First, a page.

Q: You write about the connection between religious institutions and hospitality. What makes the institution essential to hospitality in Christian life?

It is very hard to do substantial hospitality outside of community, and once you have a community you have some version of an institution, some version of a shared life that has its practices and rituals. It was partly that, and partly that when you’re welcoming people, when you think about the most basic things of welcome, it has often to do with welcoming people into some kind of space. Institutions also have a role in being space together, along with the fact that institutions have memories and the tradition then gets located and carried on through the institution. Those would be a couple of the reasons institutions are significant.

It is certainly a personal practice, but it is never just a personal practice. It is people located in a larger community and dependent on the resources and the insights of the larger community. You have to have somewhere that you welcome people into, and of course it can be a family, it can be an individual life, but oftentimes in the church as well as in ancient Israel, it was welcoming people into a community. So institutions are crucial. Part of the reason that hospitality as a practice got lost is because it also got lost from the institutional memory. Institutions stopped seeing it as significant. It was more about pleasantries than a key part of life together.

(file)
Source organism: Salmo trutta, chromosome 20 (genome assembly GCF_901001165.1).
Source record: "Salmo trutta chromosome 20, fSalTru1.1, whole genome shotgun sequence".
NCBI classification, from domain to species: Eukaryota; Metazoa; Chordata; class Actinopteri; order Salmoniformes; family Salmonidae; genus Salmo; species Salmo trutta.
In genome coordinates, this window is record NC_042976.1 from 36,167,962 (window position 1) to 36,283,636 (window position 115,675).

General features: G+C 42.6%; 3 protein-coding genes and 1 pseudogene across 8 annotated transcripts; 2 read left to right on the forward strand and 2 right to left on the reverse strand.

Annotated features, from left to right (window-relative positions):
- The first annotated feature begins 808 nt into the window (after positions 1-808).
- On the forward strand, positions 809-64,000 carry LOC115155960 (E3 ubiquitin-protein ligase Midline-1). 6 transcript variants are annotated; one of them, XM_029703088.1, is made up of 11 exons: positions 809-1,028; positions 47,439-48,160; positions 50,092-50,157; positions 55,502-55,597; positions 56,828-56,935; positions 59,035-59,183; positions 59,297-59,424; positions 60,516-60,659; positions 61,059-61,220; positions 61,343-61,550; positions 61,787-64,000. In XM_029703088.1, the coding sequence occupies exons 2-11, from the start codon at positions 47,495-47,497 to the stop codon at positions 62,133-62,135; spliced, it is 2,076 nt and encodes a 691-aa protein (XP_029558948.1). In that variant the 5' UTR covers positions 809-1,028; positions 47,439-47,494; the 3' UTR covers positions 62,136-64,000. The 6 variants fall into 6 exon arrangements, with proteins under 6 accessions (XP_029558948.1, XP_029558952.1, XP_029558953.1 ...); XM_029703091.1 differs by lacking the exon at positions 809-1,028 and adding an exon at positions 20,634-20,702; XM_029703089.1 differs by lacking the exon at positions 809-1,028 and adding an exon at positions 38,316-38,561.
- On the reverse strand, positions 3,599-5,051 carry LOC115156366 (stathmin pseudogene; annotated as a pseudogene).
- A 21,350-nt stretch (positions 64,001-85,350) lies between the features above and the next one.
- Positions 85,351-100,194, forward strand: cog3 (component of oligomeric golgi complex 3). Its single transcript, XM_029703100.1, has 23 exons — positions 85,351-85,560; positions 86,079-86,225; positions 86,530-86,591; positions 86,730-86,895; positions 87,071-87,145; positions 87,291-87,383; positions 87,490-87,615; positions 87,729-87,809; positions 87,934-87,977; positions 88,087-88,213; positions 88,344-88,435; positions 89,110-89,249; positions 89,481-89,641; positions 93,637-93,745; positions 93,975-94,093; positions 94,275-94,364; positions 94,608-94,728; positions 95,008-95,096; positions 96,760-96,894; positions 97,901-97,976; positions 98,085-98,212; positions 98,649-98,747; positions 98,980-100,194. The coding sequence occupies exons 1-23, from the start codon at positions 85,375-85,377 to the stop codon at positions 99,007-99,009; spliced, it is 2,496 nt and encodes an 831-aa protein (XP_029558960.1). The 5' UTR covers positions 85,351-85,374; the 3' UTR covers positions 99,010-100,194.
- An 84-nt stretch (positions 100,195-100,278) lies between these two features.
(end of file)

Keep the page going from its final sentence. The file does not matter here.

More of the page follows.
Q: You also write about ways institutions can be dangerous to hospitality. It seems like a two-edged sword.

I think it is. Often, the people who offer the best hospitality tend to be people who are marginal to the institutions and the communities themselves, people who have experienced themselves as strangers in some way. If they’re really comfortably located in institutions, it often reinforces the predictable patterns. You have this tension; you have people going to the edge but then coming back in. It’s paradoxical.

If the persons are fully connected, fully located, it can serve to reinforce their status and power. Welcoming strangers in can threaten those things, and so people become hesitant. You can’t really carry on the tradition if there’s not some way in which it is institutionalized.

Q: In the book, you and Chris tell powerful stories of marginalized people offering hospitality to other marginalized people.

In the Scriptures some of the most important accounts of hospitality are stories that have both the blessing and the tension that’s associated with offering hospitality to strangers. In the same way, when you stop telling stories about it as a practice, it kind of evaporates. Part of the crucial aspect of recovering any practice is telling the stories about it. There is so much blessing associated with this practice; when you tell the stories, they reinforce our imagination about what it could mean and what it could look like.

Q: What are ways that leaders, when they see that their institution has lost that leaning into hospitality, can help to regain it?